No, "1/0" is NOT an "indetermination" (better English would be "indeterminate"). "0/0" is an indeterminate. Getting "1/0" is itself enough to conclude that the limit does not exist.

As to x=y³

sqrt(y³*y) / ( (y³)² - y²) = y² / (y⁶ - y²) = 1 / (y⁴ - 1) = -1

I decided to compare it to
x=4*y³

sqrt(4*y³*y) / ( (4*y³)² - y²) = 2*y² / (16*y⁶ - y²) = 2 / (16*y⁴ - 1) = -2

I can now conclude that the limit doesn't exist.

Could someone just comment on the result of the x=y substitution? Have I done it incorrectly?

Thank you very much.
D.

EDIT: Also, can I substitute x for y+n, where n is some random number belonging |R² ?
 
  • #6
SammyS
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If I substitute y for x I'll get

sqrt(y*y) / (y² - y²) = y / (y² - y²) = 1 / (y-y)

Which is 1/0, an indetermination. I don't get a physical value therefore I can't conclude nothing from this limit.. ( I think? correct me if I'm wrong)
You're right in that you have division by zero. You have |y|/0 all along the line y=x. But, that's not an indeterminate form. When taking the limit as y→0 you get a result of +∞.
As to x=y³

sqrt(y³*y) / ( (y³)² - y²) = y² / (y⁶ - y²) = 1 / (y⁴ - 1) = -1
So, there you have it. The limit is +∞ along one path, and -1 along another.
I decided to compare it to
x=4*y³

sqrt(4*y³*y) / ( (4*y³)² - y²) = 2*y² / (16*y⁶ - y²) = 2 / (16*y⁴ - 1) = -2

I can now conclude that the limit doesn't exist.

Could someone just comment on the result of the x=y substitution? Have I done it incorrectly?

Thank you very much.
D.

EDIT: Also, can I substitute x for y+n, where n is some random number belonging |R² ?
For x = y+n, for n a non-zero number, that does not pass through the origin.

If you literally mean x=y+(a, b), that's not any defined operation as far as I know.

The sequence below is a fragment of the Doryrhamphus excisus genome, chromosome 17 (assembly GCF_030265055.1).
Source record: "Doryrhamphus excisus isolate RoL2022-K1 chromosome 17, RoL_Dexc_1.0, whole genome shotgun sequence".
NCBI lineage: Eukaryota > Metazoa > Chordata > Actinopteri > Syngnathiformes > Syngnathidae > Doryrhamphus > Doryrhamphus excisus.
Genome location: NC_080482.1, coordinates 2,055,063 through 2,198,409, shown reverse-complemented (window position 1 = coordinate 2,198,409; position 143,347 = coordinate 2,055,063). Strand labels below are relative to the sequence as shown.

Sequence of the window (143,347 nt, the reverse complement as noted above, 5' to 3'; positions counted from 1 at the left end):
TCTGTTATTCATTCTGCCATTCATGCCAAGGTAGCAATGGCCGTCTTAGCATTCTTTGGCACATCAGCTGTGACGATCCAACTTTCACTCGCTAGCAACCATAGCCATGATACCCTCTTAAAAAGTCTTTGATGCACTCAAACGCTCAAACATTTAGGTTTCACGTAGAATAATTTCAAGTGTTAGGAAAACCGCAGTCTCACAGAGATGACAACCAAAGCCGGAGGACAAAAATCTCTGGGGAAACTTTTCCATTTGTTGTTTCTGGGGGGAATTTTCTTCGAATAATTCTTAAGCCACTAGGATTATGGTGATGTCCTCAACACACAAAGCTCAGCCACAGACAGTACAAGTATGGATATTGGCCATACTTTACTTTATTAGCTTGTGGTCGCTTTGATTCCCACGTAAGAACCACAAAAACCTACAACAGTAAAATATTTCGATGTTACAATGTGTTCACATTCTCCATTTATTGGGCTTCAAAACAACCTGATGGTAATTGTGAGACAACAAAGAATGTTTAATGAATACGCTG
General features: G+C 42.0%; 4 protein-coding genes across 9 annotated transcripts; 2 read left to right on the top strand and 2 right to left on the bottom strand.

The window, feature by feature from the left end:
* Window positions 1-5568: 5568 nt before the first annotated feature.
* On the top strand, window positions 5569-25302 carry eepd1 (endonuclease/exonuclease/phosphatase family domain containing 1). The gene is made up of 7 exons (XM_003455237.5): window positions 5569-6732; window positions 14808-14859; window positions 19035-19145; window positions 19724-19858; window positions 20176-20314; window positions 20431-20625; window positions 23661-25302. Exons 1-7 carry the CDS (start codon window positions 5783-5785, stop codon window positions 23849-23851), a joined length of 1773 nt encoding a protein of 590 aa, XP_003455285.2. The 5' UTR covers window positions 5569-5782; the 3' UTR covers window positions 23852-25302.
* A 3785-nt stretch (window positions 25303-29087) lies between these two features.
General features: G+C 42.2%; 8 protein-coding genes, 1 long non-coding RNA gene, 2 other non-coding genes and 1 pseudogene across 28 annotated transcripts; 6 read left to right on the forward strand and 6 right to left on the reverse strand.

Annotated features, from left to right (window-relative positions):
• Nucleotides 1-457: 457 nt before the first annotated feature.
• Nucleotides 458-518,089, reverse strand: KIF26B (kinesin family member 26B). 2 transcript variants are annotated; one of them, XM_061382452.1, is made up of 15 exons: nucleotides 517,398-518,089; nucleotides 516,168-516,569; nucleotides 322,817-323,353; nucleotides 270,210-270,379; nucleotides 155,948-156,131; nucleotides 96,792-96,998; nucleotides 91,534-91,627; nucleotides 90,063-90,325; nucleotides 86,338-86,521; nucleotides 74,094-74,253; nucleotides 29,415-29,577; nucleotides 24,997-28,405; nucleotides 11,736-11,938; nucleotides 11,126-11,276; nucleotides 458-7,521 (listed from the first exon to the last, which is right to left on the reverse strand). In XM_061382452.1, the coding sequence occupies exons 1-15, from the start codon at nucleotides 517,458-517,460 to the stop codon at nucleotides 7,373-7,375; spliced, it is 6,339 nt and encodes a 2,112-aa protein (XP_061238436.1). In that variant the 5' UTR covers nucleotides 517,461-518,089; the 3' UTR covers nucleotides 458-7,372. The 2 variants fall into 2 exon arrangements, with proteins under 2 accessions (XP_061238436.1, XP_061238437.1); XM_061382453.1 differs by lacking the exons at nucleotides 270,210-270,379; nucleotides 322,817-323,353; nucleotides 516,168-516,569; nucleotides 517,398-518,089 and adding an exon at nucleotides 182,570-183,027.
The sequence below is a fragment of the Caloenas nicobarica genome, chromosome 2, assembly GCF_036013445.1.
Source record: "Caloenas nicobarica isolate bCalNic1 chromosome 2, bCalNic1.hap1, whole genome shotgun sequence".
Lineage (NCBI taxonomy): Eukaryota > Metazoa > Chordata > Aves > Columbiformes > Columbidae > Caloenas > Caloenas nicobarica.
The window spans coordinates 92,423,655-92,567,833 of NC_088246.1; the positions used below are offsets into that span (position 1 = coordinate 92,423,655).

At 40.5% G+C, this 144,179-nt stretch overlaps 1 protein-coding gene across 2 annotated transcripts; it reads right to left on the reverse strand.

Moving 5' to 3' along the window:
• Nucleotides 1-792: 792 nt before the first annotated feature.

You originally implied that the limit doesn't exist along x=0 and y=0. Those limits do exist, and they are zero. So, your original paths, along y=x, and y=0 or x=0, are enoough to show that the limit does not exist, but using a path such as x = ay3 or y = ax3 does give nice results.
 
  • #7
LCKurtz
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Could someone just comment on the result of the x=y substitution? Have I done it incorrectly?
Others have commented about your calculation of the x=y substitution. But I would comment about its appropriateness. None of the points on y=x are in the domain of the function so it doesn't make sense to even consider that path when studying the limit in question. But, as you have seen, other paths will do.
 
  • #8
LCKurtz
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So, there you have it. The limit is +∞ along one path,
I would disagree with that. See my post #7.
 
  • #9
SammyS
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I would disagree with that. See my post #7.
Yes, of course you are correct !

Unfortunately, I had a typo in post #3, but that should have said that along the line y=x, what does the denominator x2 - y2 become? Of course, the answer is that the denominator is zero, so that the overall expression is undefined along y = x.